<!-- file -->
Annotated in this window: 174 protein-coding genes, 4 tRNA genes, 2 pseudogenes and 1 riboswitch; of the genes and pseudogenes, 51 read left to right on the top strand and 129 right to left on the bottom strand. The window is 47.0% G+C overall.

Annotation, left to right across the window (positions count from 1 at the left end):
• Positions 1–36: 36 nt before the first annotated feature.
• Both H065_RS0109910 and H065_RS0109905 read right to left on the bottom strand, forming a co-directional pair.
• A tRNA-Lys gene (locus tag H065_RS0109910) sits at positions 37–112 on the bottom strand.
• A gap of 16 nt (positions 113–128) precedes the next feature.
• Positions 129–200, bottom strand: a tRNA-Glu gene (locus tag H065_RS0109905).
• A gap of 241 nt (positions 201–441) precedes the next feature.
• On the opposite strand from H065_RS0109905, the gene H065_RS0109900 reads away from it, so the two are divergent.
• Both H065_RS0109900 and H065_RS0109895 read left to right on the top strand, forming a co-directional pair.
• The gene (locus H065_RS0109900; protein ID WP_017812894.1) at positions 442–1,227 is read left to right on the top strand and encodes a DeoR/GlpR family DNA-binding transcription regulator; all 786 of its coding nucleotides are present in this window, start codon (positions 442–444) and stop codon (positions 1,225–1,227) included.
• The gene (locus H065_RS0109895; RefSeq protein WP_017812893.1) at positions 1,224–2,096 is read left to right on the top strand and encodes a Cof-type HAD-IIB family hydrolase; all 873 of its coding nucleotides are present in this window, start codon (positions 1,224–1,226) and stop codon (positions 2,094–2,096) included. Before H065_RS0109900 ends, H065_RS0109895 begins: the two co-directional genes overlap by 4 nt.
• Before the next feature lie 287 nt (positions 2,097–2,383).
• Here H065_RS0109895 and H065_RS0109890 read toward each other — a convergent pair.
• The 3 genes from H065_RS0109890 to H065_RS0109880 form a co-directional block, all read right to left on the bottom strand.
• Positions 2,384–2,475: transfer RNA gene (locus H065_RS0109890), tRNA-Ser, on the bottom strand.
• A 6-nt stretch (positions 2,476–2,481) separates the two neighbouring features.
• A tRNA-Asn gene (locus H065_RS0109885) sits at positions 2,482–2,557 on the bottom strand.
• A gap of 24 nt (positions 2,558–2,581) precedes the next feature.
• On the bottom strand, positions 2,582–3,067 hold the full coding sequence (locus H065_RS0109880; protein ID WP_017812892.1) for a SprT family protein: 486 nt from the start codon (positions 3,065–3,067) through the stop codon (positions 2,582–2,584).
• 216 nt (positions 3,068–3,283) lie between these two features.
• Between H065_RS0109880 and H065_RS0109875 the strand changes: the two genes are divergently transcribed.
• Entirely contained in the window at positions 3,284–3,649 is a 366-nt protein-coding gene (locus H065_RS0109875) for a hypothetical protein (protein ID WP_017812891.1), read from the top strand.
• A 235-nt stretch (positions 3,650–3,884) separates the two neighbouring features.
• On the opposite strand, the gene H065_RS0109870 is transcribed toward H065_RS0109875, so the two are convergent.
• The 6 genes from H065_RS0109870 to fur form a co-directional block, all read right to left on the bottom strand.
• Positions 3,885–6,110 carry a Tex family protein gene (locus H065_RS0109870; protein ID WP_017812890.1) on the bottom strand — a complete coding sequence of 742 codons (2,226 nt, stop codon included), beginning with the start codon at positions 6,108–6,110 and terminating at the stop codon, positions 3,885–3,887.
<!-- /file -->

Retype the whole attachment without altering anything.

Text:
Annotated in this window: 174 protein-coding genes, 4 tRNA genes, 2 pseudogenes and 1 riboswitch; of the genes and pseudogenes, 51 read left to right on the top strand and 129 right to left on the bottom strand. The window is 47.0% G+C overall.

Annotation, left to right across the window (positions count from 1 at the left end):
• Positions 1–36: 36 nt before the first annotated feature.
• Both H065_RS0109910 and H065_RS0109905 read right to left on the bottom strand, forming a co-directional pair.
• A tRNA-Lys gene (locus tag H065_RS0109910) sits at positions 37–112 on the bottom strand.
• A gap of 16 nt (positions 113–128) precedes the next feature.
• Positions 129–200, bottom strand: a tRNA-Glu gene (locus tag H065_RS0109905).
• A gap of 241 nt (positions 201–441) precedes the next feature.
• On the opposite strand from H065_RS0109905, the gene H065_RS0109900 reads away from it, so the two are divergent.
• Both H065_RS0109900 and H065_RS0109895 read left to right on the top strand, forming a co-directional pair.
• The gene (locus H065_RS0109900; protein ID WP_017812894.1) at positions 442–1,227 is read left to right on the top strand and encodes a DeoR/GlpR family DNA-binding transcription regulator; all 786 of its coding nucleotides are present in this window, start codon (positions 442–444) and stop codon (positions 1,225–1,227) included.
• The gene (locus H065_RS0109895; RefSeq protein WP_017812893.1) at positions 1,224–2,096 is read left to right on the top strand and encodes a Cof-type HAD-IIB family hydrolase; all 873 of its coding nucleotides are present in this window, start codon (positions 1,224–1,226) and stop codon (positions 2,094–2,096) included. Before H065_RS0109900 ends, H065_RS0109895 begins: the two co-directional genes overlap by 4 nt.
• Before the next feature lie 287 nt (positions 2,097–2,383).
• Here H065_RS0109895 and H065_RS0109890 read toward each other — a convergent pair.
• The 3 genes from H065_RS0109890 to H065_RS0109880 form a co-directional block, all read right to left on the bottom strand.
• Positions 2,384–2,475: transfer RNA gene (locus H065_RS0109890), tRNA-Ser, on the bottom strand.
• A 6-nt stretch (positions 2,476–2,481) separates the two neighbouring features.
• A tRNA-Asn gene (locus H065_RS0109885) sits at positions 2,482–2,557 on the bottom strand.
• A gap of 24 nt (positions 2,558–2,581) precedes the next feature.
• On the bottom strand, positions 2,582–3,067 hold the full coding sequence (locus H065_RS0109880; protein ID WP_017812892.1) for a SprT family protein: 486 nt from the start codon (positions 3,065–3,067) through the stop codon (positions 2,582–2,584).
• 216 nt (positions 3,068–3,283) lie between these two features.
• Between H065_RS0109880 and H065_RS0109875 the strand changes: the two genes are divergently transcribed.
• Entirely contained in the window at positions 3,284–3,649 is a 366-nt protein-coding gene (locus H065_RS0109875) for a hypothetical protein (protein ID WP_017812891.1), read from the top strand.
• A 235-nt stretch (positions 3,650–3,884) separates the two neighbouring features.
• On the opposite strand, the gene H065_RS0109870 is transcribed toward H065_RS0109875, so the two are convergent.
• The 6 genes from H065_RS0109870 to fur form a co-directional block, all read right to left on the bottom strand.
• Positions 3,885–6,110 carry a Tex family protein gene (locus H065_RS0109870; protein ID WP_017812890.1) on the bottom strand — a complete coding sequence of 742 codons (2,226 nt, stop codon included), beginning with the start codon at positions 6,108–6,110 and terminating at the stop codon, positions 3,885–3,887.